But Cara Spence, from LGBT Youth Scotland, and Tim Hopkins, of the Equality Network, defended the options in a letter to Holyrood’s Culture committee. The charities, which helped draw up the list, said an estimated 10-20 per cent of LGBT people did not identify under the main terms.
On Twitter, the Equality Network explained: "The sexual orientation question that was proposed with the Census Bill included an "other" option with a write-in box. People are free to write in the term they use. This question has been used for years and works well; no expansion of definition is proposed.
"We are among the first to speak out against proposals that would reduce sexual orientation equality protections. Not having an "other" write-in box would prevent people who don't use those terms, but others to describe their orientation, from answering the Census question
"Sexual orientation equality doesn't just apply to people who use the terms lesbian, gay, bisexual or heterosexual to describe themselves. Accepting that in no way undermines protections for those who do use those terms, and is part of understanding people's diversity."
A National Records of Scotland spokesperson said: “We have spoken to people across Scotland and have listened to their advice on how to support completion of the voluntary sexual orientation question.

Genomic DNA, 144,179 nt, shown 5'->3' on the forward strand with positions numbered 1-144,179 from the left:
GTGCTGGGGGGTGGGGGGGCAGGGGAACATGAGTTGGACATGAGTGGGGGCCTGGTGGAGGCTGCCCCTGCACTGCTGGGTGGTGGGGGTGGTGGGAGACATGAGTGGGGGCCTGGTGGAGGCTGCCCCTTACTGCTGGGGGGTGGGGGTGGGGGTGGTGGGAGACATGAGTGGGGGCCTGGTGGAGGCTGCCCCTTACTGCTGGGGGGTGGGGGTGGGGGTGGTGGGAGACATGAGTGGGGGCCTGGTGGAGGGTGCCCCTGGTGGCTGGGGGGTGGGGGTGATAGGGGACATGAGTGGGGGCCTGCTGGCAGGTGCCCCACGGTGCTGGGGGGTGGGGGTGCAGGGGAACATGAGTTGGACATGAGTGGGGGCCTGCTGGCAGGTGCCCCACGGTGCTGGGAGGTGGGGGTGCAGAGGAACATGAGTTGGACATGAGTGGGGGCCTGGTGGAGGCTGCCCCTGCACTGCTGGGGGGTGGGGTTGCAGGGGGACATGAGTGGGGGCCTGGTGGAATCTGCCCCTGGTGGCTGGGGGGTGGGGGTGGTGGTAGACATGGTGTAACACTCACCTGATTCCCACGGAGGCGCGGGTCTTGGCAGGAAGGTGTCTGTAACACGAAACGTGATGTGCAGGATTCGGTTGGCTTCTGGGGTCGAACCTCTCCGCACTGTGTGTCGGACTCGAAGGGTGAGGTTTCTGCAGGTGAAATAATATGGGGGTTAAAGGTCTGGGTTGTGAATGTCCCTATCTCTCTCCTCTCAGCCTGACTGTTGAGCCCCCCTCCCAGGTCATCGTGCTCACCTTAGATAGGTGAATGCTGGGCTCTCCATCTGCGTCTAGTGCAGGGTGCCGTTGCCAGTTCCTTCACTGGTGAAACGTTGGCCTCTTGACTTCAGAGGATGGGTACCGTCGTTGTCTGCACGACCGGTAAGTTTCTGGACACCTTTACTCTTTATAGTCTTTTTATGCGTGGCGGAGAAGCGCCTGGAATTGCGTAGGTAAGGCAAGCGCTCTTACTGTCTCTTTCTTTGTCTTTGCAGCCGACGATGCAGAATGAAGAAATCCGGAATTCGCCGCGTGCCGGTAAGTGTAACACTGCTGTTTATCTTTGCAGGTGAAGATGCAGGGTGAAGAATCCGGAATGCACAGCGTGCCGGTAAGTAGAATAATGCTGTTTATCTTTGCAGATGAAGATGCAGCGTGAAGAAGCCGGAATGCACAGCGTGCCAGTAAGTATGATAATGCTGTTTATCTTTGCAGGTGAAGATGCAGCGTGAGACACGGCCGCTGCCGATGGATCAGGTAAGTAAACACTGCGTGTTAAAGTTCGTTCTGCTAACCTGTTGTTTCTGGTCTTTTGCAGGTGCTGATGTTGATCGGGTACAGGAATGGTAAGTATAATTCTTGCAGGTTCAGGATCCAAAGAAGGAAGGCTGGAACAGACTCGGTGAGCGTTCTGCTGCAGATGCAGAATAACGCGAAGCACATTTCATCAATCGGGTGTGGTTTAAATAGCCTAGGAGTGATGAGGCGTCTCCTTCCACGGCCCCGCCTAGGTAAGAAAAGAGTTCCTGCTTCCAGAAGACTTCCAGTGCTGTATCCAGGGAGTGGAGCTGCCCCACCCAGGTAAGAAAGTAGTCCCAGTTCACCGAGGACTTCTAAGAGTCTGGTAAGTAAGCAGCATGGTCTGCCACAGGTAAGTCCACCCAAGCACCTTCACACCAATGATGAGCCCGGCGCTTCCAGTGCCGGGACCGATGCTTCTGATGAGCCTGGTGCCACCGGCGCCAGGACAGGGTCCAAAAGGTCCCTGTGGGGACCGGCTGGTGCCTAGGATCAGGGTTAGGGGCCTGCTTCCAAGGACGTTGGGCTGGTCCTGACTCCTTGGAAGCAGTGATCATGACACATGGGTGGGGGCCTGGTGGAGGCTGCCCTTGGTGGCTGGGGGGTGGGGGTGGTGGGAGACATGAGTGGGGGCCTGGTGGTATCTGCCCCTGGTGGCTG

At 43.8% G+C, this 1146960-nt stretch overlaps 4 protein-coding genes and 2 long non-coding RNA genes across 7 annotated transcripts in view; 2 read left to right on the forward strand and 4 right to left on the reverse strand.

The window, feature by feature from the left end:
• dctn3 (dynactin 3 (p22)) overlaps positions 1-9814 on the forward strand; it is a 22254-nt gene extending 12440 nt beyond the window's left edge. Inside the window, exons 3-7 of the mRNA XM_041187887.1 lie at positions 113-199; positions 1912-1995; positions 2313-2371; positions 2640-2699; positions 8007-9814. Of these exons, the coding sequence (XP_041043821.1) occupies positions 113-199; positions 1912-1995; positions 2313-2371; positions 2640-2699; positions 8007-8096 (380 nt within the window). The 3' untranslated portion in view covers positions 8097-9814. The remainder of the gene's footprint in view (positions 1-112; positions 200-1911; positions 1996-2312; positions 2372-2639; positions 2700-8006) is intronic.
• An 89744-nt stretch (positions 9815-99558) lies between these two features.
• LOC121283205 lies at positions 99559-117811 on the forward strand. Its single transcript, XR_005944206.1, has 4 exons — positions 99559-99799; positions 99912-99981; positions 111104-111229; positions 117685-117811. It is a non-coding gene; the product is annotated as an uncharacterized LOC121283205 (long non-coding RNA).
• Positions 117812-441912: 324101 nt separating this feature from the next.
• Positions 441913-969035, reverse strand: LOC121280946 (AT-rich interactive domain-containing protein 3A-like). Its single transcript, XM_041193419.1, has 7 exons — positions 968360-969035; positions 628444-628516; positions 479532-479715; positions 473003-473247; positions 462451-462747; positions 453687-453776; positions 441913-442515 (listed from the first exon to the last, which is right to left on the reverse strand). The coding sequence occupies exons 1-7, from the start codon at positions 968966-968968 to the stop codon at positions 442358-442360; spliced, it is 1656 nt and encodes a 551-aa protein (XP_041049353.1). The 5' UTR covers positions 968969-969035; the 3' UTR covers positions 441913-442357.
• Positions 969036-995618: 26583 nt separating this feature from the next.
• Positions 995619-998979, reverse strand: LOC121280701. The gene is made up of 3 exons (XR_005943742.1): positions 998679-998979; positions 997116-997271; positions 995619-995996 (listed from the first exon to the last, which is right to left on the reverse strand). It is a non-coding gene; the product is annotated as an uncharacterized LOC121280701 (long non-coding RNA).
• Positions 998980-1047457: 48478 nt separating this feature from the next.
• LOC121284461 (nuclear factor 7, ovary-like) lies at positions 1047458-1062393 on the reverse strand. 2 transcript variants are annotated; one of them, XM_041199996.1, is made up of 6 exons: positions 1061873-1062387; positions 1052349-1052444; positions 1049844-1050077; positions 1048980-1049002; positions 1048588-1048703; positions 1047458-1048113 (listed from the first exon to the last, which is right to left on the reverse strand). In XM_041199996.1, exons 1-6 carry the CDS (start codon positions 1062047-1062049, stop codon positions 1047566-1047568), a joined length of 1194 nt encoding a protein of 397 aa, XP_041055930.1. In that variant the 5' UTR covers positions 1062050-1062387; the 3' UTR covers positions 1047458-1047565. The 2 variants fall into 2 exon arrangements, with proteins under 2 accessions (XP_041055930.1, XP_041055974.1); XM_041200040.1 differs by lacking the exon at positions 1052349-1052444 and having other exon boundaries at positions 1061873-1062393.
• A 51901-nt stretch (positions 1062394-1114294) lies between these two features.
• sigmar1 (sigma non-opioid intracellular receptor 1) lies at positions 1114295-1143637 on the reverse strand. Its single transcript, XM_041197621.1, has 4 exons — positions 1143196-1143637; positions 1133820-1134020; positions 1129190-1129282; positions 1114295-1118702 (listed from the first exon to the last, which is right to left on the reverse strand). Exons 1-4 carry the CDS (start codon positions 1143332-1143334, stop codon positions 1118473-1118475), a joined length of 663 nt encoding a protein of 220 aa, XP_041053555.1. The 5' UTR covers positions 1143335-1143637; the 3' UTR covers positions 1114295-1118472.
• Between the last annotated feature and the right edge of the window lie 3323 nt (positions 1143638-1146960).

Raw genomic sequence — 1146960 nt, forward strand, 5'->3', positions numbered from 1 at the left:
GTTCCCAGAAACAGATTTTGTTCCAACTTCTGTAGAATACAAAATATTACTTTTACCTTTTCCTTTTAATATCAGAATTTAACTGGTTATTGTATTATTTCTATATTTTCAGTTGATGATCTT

"This includes a free text box which respondents can complete with a description of their choosing, that offers predictive text options. We will evaluate the responses to this question from our ongoing rehearsal data, including whether the predictive text options need refining.
“All proposed census questions are tested with the general public to ensure they are acceptable and well understood. NRS has also engaged with users of census data on the sexual orientation question, including equality groups, women’s groups and local authorities.”
The Census had previously been embroiled in a row over the sex question, and how transgender people should answer it. It was agreed by the Scottish Parliament to also include a voluntary question on trans status for the first time in the Census history, leaving the sex question a binary one of male or female.
However there is still uncertainty about how transgender people will be guided to answer the sex question, with LGBT organisations demanding it should be how transgender people identify, rather than their biological sex.
MSPs will make the final decision on the Census by next summer, and currently people in Dumfries and Galloway, Glasgow and the Western Isles have one week left to take part in the Census rehearsal.
Around 72,000 households in those areas received a letter this month with information about the voluntary rehearsal and details on how to participate. This week they were reminded them that they have until November 7 to complete their Census rehearsal questionnaire.
The UK Office for National Statistics said people in England and Wales would not be given the 21-strong list of suggested options.